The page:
Can social ecological economics of water reinforce the “big tent”?
Olivier Petit () and
Ecological Economics, 2020, vol. 169, issue C
This paper seeks to characterize the importance of the social and political dimensions of the literature dedicated to water in the field of ecological economics. It attempts to assess the relevance of Spash's division of the community into three “camps”, namely “new resource economists”, “social ecological economists” and “new environmental pragmatists” through the literature focusing on water issues published in leading scientific journals. We begin with an analysis of the main ontological, epistemological and methodological tenets of the three “camps”. We then analyze the relevance and limits of such categorization for water research through papers published in Ecological Economics. We then explore the field of ecological economics of water through textual statistics obtained from research abstracts published in five selected journals since the late 1980s. Our results raise questions regarding the relevance of the partition of the ecological economics community thanks to a Venn diagram that presents limited overlaps. We promote an inclusive representation of the “big tent” of ecological economics, thus suggesting new perspectives for the debate on methodological pluralism in Ecological Economics. To conclude, a series of recommendations are suggested to promote water social ecological economics, and strengthen pluralism within the community.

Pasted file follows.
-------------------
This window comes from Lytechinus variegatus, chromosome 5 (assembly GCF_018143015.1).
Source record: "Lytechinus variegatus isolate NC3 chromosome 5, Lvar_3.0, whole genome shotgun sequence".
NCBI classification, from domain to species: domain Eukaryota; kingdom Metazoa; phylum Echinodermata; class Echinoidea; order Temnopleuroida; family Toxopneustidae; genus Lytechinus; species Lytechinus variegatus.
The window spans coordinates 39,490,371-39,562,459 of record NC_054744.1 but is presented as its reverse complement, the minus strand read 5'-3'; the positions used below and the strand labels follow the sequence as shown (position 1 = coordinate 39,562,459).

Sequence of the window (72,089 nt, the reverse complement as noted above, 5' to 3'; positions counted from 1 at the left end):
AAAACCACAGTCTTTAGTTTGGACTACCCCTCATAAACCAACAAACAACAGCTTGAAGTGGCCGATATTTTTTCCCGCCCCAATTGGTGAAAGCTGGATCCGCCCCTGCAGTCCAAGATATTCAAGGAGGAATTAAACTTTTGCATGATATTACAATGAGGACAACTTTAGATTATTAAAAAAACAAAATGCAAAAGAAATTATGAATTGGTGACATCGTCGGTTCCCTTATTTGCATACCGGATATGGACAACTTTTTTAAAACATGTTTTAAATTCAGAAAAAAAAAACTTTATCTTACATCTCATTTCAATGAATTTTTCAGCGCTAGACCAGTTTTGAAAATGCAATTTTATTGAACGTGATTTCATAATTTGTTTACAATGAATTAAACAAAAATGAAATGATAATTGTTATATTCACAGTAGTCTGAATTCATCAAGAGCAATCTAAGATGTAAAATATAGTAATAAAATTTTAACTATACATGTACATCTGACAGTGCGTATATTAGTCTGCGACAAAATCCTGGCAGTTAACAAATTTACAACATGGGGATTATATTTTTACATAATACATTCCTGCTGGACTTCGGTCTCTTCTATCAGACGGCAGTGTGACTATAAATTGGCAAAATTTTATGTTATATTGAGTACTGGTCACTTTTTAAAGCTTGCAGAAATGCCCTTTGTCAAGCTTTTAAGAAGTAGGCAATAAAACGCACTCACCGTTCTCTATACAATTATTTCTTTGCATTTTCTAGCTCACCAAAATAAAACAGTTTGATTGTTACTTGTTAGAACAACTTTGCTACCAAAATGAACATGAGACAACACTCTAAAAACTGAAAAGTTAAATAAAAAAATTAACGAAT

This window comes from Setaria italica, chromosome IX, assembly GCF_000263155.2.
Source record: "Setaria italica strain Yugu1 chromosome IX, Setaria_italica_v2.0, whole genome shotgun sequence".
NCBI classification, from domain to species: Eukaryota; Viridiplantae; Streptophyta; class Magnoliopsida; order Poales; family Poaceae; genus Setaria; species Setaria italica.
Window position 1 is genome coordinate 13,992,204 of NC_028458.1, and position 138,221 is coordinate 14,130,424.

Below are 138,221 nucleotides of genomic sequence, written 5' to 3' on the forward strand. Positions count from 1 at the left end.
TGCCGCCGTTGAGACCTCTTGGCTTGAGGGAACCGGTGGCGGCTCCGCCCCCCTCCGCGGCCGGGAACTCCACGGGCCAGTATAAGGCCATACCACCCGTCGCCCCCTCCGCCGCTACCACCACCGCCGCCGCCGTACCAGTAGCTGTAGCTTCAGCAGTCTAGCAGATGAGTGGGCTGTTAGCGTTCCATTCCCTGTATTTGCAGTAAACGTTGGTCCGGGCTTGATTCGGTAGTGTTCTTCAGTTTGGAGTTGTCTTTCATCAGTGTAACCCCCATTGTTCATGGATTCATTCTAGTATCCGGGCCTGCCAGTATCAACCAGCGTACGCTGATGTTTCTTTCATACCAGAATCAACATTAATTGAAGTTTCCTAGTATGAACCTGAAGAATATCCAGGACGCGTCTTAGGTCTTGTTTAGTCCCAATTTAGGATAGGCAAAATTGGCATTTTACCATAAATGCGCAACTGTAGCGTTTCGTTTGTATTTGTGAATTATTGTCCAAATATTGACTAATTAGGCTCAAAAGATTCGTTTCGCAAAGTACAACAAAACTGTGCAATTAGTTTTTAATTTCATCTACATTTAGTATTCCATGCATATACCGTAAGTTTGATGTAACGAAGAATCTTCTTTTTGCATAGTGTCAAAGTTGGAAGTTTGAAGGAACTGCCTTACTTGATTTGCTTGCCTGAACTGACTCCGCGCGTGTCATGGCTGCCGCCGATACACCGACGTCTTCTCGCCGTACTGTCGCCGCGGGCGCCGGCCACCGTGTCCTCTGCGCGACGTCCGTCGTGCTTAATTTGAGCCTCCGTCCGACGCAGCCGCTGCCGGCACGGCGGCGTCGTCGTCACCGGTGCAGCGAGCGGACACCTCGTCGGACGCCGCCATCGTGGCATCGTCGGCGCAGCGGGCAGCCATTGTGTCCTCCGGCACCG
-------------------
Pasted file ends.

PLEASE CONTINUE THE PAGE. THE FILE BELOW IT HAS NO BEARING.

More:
Keywords: Water; Social ecological economics; “Big tent”; Content analysis; Methodological pluralism (search for similar items in EconPapers)
References: View references in EconPapers View complete reference list from CitEc
Citations: Track citations by RSS feed
Downloads: (external link)
Full text for ScienceDirect subscribers only
Working Paper: Can social ecological economics of water reinforce the “big tent”? (2020)
This item may be available elsewhere in EconPapers: Search for items with the same title.
Export reference: BibTeX
RIS (EndNote, ProCite, RefMan)
Persistent link: https://EconPapers.repec.org/RePEc:eee:ecolec:v:169:y:2020:i:c:s0921800919302095
Access Statistics for this article
Ecological Economics is currently edited by C. J. Cleveland
More articles in Ecological Economics from Elsevier
Bibliographic data for series maintained by Haili He ().